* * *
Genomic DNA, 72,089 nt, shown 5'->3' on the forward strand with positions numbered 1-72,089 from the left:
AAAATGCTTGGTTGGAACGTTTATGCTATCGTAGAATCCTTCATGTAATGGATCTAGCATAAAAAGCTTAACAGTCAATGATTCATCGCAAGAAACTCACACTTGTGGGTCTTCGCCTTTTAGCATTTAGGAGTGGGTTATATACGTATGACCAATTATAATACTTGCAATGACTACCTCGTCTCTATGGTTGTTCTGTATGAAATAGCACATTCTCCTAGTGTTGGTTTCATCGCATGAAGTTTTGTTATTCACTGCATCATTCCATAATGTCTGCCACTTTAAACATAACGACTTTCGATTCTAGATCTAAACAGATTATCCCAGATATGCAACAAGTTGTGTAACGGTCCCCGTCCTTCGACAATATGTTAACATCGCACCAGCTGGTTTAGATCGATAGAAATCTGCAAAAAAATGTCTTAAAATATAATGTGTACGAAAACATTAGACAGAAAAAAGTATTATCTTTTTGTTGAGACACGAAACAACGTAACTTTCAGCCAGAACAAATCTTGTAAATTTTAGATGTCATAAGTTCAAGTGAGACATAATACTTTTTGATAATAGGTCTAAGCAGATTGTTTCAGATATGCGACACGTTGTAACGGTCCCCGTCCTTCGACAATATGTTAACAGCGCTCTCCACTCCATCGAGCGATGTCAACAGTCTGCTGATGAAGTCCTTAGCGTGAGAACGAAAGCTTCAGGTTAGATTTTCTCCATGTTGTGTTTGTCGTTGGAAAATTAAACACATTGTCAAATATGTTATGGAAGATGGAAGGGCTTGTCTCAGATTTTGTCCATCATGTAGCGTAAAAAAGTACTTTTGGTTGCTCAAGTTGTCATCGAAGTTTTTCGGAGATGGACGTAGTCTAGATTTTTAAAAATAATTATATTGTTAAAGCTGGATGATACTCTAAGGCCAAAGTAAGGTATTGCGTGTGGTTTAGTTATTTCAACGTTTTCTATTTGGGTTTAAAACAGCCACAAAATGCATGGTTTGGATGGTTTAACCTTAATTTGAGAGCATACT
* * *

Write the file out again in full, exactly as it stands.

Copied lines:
Genomic DNA, 72,089 nt, shown 5'->3' on the forward strand with positions numbered 1-72,089 from the left:
AAAATGCTTGGTTGGAACGTTTATGCTATCGTAGAATCCTTCATGTAATGGATCTAGCATAAAAAGCTTAACAGTCAATGATTCATCGCAAGAAACTCACACTTGTGGGTCTTCGCCTTTTAGCATTTAGGAGTGGGTTATATACGTATGACCAATTATAATACTTGCAATGACTACCTCGTCTCTATGGTTGTTCTGTATGAAATAGCACATTCTCCTAGTGTTGGTTTCATCGCATGAAGTTTTGTTATTCACTGCATCATTCCATAATGTCTGCCACTTTAAACATAACGACTTTCGATTCTAGATCTAAACAGATTATCCCAGATATGCAACAAGTTGTGTAACGGTCCCCGTCCTTCGACAATATGTTAACATCGCACCAGCTGGTTTAGATCGATAGAAATCTGCAAAAAAATGTCTTAAAATATAATGTGTACGAAAACATTAGACAGAAAAAAGTATTATCTTTTTGTTGAGACACGAAACAACGTAACTTTCAGCCAGAACAAATCTTGTAAATTTTAGATGTCATAAGTTCAAGTGAGACATAATACTTTTTGATAATAGGTCTAAGCAGATTGTTTCAGATATGCGACACGTTGTAACGGTCCCCGTCCTTCGACAATATGTTAACAGCGCTCTCCACTCCATCGAGCGATGTCAACAGTCTGCTGATGAAGTCCTTAGCGTGAGAACGAAAGCTTCAGGTTAGATTTTCTCCATGTTGTGTTTGTCGTTGGAAAATTAAACACATTGTCAAATATGTTATGGAAGATGGAAGGGCTTGTCTCAGATTTTGTCCATCATGTAGCGTAAAAAAGTACTTTTGGTTGCTCAAGTTGTCATCGAAGTTTTTCGGAGATGGACGTAGTCTAGATTTTTAAAAATAATTATATTGTTAAAGCTGGATGATACTCTAAGGCCAAAGTAAGGTATTGCGTGTGGTTTAGTTATTTCAACGTTTTCTATTTGGGTTTAAAACAGCCACAAAATGCATGGTTTGGATGGTTTAACCTTAATTTGAGAGCATACT